North Carolina Sea Grant provides expert assistance to the state’s diverse seafood and fishing industries. Staff members serve on state, regional or national advisory panels for topics, such as shrimp or red drum. They also link university researchers to those in the commercial and recreational fishing, aquaculture, and seafood industries to improve fisheries research efforts, and then bring the results to stakeholders.
Sea Grant helps coastal communities sustain commercial fishing livelihoods and culture, reduce bycatch and encourage the long-term health of our fisheries. Our team also develops initiatives to assist recreational anglers, marinas and other business owners. They also collaborate with new aquaculture ventures in the state, guiding these enterprises to meet the demands of increasing seafood consumption.
Check out the resources below, and for more information you can access our Primer on North Carolina’s Seafood.
The federal Coronavirus Aid, Relief, and Economic Security (CARES) Act was developed to provide elements of financial assistance to businesses that COVID-19 has affected economically. North Carolina Sea Grant provides coastal businesses with links to the federal programs through CARES and other information resources.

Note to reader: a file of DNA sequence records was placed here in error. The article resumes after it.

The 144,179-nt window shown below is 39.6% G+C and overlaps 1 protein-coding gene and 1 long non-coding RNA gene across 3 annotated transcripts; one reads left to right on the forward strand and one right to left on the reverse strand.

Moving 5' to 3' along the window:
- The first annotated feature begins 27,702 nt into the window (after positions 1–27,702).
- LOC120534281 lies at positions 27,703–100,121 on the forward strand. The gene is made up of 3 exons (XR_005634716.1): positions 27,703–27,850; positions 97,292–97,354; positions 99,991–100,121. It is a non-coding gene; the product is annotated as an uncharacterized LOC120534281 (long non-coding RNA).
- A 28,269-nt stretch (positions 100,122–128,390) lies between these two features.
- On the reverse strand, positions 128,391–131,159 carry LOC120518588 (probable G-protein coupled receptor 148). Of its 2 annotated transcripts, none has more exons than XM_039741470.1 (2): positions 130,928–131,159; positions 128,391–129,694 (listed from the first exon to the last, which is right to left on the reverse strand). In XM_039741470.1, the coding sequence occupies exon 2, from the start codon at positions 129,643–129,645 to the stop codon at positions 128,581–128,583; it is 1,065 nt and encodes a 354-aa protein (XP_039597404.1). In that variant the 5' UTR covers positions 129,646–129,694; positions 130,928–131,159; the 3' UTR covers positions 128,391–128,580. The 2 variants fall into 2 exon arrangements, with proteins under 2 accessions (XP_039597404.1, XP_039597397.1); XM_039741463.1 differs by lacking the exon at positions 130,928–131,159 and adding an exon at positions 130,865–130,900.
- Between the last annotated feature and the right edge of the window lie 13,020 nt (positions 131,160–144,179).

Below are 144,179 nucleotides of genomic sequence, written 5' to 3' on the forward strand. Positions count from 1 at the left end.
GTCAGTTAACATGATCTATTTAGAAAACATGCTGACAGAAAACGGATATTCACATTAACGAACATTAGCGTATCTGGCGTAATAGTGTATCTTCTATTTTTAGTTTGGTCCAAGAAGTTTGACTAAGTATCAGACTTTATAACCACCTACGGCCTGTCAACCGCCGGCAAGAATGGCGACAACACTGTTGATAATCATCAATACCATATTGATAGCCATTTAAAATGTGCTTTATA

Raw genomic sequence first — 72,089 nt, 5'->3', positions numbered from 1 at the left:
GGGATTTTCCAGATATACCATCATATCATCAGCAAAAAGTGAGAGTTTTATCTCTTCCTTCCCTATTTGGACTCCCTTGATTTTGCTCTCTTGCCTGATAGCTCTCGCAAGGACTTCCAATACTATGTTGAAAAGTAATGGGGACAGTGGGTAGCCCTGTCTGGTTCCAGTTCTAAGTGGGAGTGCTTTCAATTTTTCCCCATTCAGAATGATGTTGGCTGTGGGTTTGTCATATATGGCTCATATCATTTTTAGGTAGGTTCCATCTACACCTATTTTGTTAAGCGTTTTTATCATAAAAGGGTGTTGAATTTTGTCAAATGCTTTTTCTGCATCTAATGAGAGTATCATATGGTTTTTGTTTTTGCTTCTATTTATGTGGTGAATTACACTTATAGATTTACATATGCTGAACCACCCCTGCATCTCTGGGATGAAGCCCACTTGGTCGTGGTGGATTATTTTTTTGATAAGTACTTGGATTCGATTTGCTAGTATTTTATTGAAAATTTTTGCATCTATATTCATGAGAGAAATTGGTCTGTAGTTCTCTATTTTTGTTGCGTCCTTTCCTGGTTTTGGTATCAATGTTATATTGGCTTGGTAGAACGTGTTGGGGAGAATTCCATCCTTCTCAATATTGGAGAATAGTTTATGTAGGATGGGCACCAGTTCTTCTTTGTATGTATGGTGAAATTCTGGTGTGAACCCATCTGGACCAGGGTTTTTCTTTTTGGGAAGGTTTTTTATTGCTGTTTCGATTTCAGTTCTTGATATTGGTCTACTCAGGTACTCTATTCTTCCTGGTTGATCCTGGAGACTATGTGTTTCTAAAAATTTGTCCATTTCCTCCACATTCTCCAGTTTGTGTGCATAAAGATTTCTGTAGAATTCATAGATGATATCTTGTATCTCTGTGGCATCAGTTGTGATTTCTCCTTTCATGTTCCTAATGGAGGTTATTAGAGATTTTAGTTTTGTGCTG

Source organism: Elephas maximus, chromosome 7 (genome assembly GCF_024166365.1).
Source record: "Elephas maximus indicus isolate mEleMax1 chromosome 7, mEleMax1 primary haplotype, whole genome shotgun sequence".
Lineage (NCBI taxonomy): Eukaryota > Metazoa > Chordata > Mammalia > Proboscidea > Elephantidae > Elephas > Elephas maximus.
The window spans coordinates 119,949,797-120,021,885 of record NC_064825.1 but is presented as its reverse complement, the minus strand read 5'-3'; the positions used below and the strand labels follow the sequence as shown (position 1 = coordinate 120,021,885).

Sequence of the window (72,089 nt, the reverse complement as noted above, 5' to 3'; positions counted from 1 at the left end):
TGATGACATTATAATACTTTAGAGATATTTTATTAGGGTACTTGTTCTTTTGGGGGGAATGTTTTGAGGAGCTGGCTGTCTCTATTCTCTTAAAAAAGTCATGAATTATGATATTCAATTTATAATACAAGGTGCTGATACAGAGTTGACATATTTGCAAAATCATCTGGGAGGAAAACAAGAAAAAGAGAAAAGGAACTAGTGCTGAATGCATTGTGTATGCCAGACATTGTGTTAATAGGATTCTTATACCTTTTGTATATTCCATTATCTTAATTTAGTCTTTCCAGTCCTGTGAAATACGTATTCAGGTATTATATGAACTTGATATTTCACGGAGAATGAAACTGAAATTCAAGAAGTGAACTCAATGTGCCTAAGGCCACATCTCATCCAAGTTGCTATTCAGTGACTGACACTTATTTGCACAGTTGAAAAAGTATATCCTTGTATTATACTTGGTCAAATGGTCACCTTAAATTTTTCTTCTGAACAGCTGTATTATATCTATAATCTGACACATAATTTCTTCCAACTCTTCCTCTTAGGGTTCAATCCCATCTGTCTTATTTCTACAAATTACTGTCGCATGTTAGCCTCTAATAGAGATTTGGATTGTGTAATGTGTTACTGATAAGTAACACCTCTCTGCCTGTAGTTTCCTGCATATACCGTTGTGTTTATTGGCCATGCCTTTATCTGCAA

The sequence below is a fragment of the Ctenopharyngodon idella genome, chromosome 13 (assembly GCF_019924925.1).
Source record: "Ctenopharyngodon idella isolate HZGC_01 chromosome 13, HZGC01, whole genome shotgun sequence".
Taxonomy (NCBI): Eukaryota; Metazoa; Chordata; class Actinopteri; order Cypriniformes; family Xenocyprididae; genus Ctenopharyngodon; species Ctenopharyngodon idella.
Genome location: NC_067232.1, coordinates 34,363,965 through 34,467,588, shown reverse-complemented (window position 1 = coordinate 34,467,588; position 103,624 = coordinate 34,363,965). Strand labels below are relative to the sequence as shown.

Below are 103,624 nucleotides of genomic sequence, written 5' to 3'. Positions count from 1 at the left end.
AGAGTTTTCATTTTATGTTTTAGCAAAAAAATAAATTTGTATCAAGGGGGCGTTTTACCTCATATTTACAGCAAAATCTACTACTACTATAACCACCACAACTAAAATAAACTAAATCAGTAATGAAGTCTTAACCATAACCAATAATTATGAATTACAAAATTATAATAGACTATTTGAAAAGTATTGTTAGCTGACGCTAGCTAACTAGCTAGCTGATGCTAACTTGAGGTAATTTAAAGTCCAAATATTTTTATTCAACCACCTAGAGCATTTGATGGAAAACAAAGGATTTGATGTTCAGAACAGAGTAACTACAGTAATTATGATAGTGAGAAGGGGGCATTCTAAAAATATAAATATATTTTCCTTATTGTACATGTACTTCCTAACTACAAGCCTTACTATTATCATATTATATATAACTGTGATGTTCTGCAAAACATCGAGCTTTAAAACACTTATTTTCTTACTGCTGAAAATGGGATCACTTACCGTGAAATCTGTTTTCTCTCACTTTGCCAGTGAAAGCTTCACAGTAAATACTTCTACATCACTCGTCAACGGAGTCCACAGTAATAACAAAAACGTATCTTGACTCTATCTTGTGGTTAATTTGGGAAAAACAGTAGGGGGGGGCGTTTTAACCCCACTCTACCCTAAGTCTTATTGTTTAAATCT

Research published in 2021 considers the impact of commercial fisheries on local economies and the state overall. Among the findings: North Carolina’s wild-caught seafood industry contributes nearly $300 million in value and 5,500 jobs to the state’s economy.
North Carolina Sea Grant offers a collection of resources for those interested in marine aquaculture, including a shellfish siting tool for current and future growers.
North Carolina Sea Grant continues its national leadership in efforts to help fishermen market and brand their seafood.
Consumers need to know the source of their seafood. North Carolina Sea Grant is helping make the public more aware of the seasonal availability of fish and shellfish — and how to identify what is fresh.
Results from a pair of studies by researchers from Duke University and North Carolina State University suggest that seafood consumption recommendations on mercury and PCB levels should use local, rather than regional or national, data.
Results from collaborative state-funded fishery research, administered by North Carolina Sea Grant, have been incorporated into state and regional fishery management decisions.
These 10 resources introduce high schoolers to various aspects of marine aquaculture, including its history and different production methods.